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LinX is an Israeli startup providing multi-aperture cameras that promise smaller smartphone camera modules with better image quality. The idea is fairly simple: Instead of having a single large image sensor with a lot of pixels and the large optics that go with it, LinX’s imaging device is split into 2-4 smaller sub-cameras...

The tricky part is the software that combines the images. Parallax between the small cameras creates slight differences that have to be taken into account computationally, which usually involves generating a scene in 3D. This approach is called computational imaging.

This acquisition is firstly a confirmation of the industry’s interest in using multiple cameras to solve the dilemma of getting high-quality images from a constrained space, as discussed in our recent report “Status of the CMOS Image Sensor Industry”. Obviously, Apple is THE technology and market trend setter. It was the first company to leverage picture quality to sell its smartphones. At the time of the iPhone 4 in 2010, the cornerstone technology was called BSI (Backside Illuminated Imagers) allowing digital still camera (DSC)-like pixel count and comparable image quality. More recently this technology was pushed one step further with stacked BSI technology from Sony integrated into the iPhones 5 and 6. As we have witnessed, improving image quality while reducing footprint and module height has been a constant driver of Apple’s imaging technology roadmap. The multiple camera approach might be the next technology enabler.

Wafer Production Forecast 2009-2020
Source : “Status of the CMOS Image Sensor Industry” , Yole Développement January 2015
Wafer Production Forecast 2009 2020 Yole DéveloppementThe second insight from this news is the great success of the Israeli imaging hub. Exactly one year ago, in April 2014, Towerjazz was announcing a joint venture with Panasonic, and therefore becoming a top notch imaging foundry with access to 12” technology. The year before, Samsung was opening an innovation center in Tel Aviv mostly dedicated to imaging. Additionally Mobileye went public last year with a $5B valuation, bringing the power of image analysis to advanced driver assistance systems (ADAS). You can find out more about this from the recent Mobileye EyeQ3® Automotive Vision-Based SoC reverse engineering analysis from System Plus Consulting here.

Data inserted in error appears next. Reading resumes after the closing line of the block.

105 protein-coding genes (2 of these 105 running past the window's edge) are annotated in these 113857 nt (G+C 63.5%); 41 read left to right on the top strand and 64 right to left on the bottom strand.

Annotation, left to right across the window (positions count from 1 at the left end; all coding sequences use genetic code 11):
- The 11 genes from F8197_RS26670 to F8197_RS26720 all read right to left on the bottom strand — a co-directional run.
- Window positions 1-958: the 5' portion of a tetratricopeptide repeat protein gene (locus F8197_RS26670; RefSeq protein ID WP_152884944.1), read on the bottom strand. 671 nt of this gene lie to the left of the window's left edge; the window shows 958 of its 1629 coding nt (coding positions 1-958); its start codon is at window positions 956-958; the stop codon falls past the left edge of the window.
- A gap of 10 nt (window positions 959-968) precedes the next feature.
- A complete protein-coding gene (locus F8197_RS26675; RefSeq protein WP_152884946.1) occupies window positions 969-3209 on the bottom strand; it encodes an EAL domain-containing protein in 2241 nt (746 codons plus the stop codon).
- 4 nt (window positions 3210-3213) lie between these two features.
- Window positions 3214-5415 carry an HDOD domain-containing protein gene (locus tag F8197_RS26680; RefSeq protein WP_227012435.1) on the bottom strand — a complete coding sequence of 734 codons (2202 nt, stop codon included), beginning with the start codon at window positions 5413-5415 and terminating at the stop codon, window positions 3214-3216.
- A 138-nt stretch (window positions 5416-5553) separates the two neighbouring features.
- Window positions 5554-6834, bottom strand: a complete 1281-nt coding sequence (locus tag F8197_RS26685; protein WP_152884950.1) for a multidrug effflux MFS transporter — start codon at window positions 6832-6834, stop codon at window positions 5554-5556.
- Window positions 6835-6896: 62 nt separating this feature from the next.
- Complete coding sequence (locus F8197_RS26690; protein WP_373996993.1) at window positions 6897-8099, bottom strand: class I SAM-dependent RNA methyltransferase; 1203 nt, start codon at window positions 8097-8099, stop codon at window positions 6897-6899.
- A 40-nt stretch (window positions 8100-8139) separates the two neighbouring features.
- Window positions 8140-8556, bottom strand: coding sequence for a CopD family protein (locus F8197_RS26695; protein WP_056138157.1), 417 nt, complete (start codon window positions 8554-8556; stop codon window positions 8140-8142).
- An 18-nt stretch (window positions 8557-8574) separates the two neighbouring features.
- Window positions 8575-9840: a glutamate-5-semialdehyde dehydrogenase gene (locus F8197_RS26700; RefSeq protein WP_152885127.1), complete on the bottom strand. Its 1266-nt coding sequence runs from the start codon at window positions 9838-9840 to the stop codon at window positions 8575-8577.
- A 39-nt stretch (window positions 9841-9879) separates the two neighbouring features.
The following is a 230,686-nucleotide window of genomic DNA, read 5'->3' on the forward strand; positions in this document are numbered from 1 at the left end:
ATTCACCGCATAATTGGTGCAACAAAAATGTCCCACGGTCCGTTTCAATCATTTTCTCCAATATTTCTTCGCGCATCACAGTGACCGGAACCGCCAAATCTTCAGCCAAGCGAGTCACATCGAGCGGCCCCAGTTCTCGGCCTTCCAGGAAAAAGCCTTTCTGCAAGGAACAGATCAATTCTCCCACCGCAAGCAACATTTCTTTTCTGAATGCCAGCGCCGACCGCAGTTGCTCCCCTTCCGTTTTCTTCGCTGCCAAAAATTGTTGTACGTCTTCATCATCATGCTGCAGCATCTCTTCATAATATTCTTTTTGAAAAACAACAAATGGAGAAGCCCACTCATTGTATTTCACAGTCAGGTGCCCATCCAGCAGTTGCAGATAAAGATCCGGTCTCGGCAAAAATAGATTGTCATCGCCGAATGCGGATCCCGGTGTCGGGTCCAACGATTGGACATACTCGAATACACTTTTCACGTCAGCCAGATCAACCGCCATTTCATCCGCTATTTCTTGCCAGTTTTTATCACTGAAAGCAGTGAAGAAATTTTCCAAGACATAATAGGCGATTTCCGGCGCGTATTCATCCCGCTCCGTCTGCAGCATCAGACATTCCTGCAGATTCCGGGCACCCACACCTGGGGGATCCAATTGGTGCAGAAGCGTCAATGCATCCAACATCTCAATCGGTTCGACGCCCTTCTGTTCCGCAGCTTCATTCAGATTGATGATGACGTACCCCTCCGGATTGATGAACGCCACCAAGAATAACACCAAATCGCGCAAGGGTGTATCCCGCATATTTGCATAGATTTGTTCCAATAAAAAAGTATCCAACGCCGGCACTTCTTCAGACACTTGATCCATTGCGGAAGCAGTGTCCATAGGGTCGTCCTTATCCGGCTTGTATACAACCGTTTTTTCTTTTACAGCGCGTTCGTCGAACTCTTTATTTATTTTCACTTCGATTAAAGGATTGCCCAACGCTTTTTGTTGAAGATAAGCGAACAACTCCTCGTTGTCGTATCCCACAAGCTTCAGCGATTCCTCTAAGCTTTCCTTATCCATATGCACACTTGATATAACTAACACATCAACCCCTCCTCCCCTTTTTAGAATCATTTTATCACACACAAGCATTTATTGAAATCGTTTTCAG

The Israeli imaging ecosystem is now richer than ever with promising new startups like Unispectral, and also Corephotonics, a company offering products very similar to LinX, which has recently raised $17.8M. This is not the first purchase Apple has made in this area. It bought Primesense, known for supplying the Microsoft Kinect’s 3D imaging technology, in 2013 for $350M.

Purchasing an imaging software company in this region is another part of the worldwide puzzle that is the camera module supply chain of Apple. All of the necessary technology could have come from a single country. Japan, for example, is the source of Sony’s sensor, and Alps’ and Mizumi’s autofocus and optical image stabilization technology. Instead, Apple is deliberately bringing its module assembly to Korean LG Innotek, getting the key 5 lens optical module from Taiwanese Largan, and now probably future computational software from Israel. This really looks like ‘divide and rule’ to us. The camera module business from Apple reached $2.5B in 2014. In fact this was more like five sets of $500M, each subcontractor gaining extreme momentum due to this particular customer.

Apple’s snatching up of such an early-stage startup is also a sign of the times. Imaging used to be a race of semiconductor and optical technology. More recently auto-focus and optical stabilization have added a (micro) electro mechanical twist to this race. The latest capital investments suggest software is also getting increasing attention and is gradually moving the center of gravity of the entire imaging industry. 3D integration techniques at the chip level have indeed liberated a lot of “space” for computation. Moving software inside the sensor is yet to be seen as heat is usually detrimental to image quality. This may be an opportunity for advanced node technology such as Fully Depleted Silicon On Insulator (FD-SOI). Smartphone camera modules have become the host of some of the most advanced technologies, and in the short term computational imaging could be one of them. Here at Yole, we will make sure to keep you updated.


Pierre Cambou - Activity Leader, Imaging & Sensors
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In 1999 Pierre Cambou joined the imaging industry. He had earned an Engineering degree from Université de Technologie de Compiègne in parallel to a Master of Science from Virginia Tech in 1998. More recently he graduated from Grenoble Ecole de Management’s MBA. Pierre took several positions at Thomson TCS which became Atmel Grenoble in 2001 and e2v Semiconductors in 2006. In 2012 he founded the start-up Vence Innovation (now called Irlynx) in order to bring to market a disruptive Man to Machine interaction technology. He joined Yole Développement as Imaging Activity Leader in 2014.


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